We consider important to highlight that, in a study conducted by Markey (2007), published by the Council on Library and Information (EUA), the leadership responsibility of almost 90% of the repositories in operation, in pilot or in project, belongs to librarians and libraries. To academic libraries and their professionals this leadership role in the implementation of IRs turns into the following benefits: the library and their professionals are understood as partners in the research carried out in the organization; they are appreciated by the other members of the academic community as they assure the preservation of the organizations intellectual memory; they deserve acknowledgement as they provide value added services; they also contribute to the improvement of the services delivered in terms of learning as they facilitate the access to scientific information and other data; they have a real participation in promoting the organizations’ image through the disclosure of the research developed at the institution; providing relevant information to top management.

The participation of libraries and their professionals on initiatives and projects directed to the delivery of cross organizational information services constitutes a common practice in order to assure their participation in global scope innovation projects. Their participation in the implementation of IRs projects must be understood at this level. It demands the development of a set of relationships (formal and informal) at different organizational levels and it demands also that librarians have a clear and well defined idea about the organizational information system, about information flows and about the institutional strategy and not only about the role that the library must perform in it.

Besides identifying the external information resources needed in order that the organization and its members may develop their teaching, learning and research activities, the library and its professionals are urged to participate or, in many situations, to assume the leadership of projects of information and knowledge internally produced.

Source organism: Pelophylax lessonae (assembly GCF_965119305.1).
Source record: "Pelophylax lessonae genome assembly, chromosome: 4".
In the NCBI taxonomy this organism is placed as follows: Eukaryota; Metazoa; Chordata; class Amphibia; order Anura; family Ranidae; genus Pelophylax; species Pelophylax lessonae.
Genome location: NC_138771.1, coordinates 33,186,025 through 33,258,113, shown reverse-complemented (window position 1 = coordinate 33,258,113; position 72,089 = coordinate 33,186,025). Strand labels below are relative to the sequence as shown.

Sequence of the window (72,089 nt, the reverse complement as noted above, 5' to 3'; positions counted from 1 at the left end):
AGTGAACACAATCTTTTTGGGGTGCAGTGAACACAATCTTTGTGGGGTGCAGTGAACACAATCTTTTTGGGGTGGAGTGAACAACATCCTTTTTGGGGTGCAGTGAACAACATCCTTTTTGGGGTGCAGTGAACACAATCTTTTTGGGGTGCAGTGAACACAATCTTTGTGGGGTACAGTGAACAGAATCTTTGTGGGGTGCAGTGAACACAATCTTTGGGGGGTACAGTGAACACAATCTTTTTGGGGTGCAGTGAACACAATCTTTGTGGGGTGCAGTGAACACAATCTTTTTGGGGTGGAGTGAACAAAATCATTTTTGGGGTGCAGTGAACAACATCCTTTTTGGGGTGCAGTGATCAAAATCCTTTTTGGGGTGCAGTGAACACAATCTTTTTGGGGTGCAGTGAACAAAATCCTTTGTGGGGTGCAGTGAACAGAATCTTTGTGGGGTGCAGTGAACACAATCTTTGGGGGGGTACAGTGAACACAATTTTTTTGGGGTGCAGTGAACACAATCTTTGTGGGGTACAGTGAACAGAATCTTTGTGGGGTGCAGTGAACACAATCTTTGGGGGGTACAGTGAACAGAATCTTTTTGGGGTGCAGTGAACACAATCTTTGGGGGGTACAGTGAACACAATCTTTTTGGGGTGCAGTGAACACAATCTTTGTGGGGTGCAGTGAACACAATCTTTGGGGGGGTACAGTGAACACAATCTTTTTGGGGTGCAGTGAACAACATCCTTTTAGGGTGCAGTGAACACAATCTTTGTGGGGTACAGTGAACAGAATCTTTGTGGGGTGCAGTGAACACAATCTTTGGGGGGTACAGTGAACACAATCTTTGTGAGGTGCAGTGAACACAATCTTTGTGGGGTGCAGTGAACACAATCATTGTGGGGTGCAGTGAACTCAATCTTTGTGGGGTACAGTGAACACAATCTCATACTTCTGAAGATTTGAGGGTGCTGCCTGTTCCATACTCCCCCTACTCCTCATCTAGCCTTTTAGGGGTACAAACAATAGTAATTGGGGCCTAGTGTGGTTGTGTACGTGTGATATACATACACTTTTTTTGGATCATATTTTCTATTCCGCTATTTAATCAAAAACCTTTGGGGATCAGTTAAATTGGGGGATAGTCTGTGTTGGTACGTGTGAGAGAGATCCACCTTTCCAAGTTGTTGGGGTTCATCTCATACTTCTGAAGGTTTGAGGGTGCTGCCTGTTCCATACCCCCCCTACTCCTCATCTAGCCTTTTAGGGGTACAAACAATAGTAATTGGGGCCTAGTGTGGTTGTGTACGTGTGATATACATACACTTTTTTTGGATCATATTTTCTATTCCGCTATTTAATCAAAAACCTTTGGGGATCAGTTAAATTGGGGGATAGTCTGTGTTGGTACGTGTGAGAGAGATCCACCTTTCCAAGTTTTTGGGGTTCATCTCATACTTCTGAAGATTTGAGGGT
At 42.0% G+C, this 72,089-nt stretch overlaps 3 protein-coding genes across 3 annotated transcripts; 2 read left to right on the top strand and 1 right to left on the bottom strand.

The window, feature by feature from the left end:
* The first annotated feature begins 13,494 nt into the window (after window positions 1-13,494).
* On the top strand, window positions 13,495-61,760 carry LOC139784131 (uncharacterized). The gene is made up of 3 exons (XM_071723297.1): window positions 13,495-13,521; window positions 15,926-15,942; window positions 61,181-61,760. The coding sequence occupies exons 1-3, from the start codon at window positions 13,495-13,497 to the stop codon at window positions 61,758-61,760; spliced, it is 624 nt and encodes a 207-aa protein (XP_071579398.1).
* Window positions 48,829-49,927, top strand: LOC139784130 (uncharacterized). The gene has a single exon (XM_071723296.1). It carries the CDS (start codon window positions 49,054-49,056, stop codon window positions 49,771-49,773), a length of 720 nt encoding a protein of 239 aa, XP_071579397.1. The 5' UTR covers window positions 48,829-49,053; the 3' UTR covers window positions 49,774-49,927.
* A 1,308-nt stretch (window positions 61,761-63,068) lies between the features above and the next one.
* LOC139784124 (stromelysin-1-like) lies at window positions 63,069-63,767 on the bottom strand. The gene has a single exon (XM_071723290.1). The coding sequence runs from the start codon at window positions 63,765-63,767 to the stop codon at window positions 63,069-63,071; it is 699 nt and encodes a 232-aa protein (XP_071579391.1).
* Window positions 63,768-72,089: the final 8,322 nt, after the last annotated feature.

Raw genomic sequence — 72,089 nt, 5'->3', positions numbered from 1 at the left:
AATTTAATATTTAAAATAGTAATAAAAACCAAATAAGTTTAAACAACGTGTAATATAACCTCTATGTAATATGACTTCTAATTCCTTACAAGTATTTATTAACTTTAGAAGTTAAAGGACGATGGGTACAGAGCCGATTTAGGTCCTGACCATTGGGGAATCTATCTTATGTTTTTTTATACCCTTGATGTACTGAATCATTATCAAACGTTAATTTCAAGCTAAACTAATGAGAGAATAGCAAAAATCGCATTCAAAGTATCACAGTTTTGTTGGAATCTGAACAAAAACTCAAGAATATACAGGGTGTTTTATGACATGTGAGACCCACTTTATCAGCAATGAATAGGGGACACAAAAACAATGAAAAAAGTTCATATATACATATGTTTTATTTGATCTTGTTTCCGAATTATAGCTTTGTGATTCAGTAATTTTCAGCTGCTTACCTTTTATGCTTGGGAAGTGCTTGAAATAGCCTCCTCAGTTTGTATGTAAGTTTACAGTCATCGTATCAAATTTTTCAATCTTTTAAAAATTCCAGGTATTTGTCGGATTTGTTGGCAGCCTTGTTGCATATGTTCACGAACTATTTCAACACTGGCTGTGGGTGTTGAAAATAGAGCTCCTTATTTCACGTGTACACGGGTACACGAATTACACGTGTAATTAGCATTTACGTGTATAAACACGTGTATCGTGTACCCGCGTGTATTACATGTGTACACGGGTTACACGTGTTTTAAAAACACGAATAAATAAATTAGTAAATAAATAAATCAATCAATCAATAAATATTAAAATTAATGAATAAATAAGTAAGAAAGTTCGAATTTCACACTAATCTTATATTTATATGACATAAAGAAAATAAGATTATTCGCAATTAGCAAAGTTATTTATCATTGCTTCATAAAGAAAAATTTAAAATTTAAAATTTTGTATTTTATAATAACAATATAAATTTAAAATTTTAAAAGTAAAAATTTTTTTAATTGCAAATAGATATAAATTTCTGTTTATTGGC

In this sense, we consider very important to determine Open Access consequences to academic libraries, namely its impact on information delivery, which changes must be operated in the delivery of those services, how these changes go side by side with others that are affecting the future role of academic libraries and how libraries and librarians help to solve practical questions issued by the Open Access Movement. We should not forget that the creation and implementation of a Repository follows a set of phases more or less planned that are the same followed by any change or organizational innovation project. It implies a technical/operational dimension and a behavioral and mindset dimension not less important.

In this paper we also present some motivations that may be considered when deciding to create and install an Institutional Repository at higher education institutions, the different steps taken underlining probable obstacles and the communication/marketing strategies that can be used to overcome it.

KEYWORDS: Open Access, Institutional Repositories, Academic libraries, Organizational Innovation, Collaboration, Communication.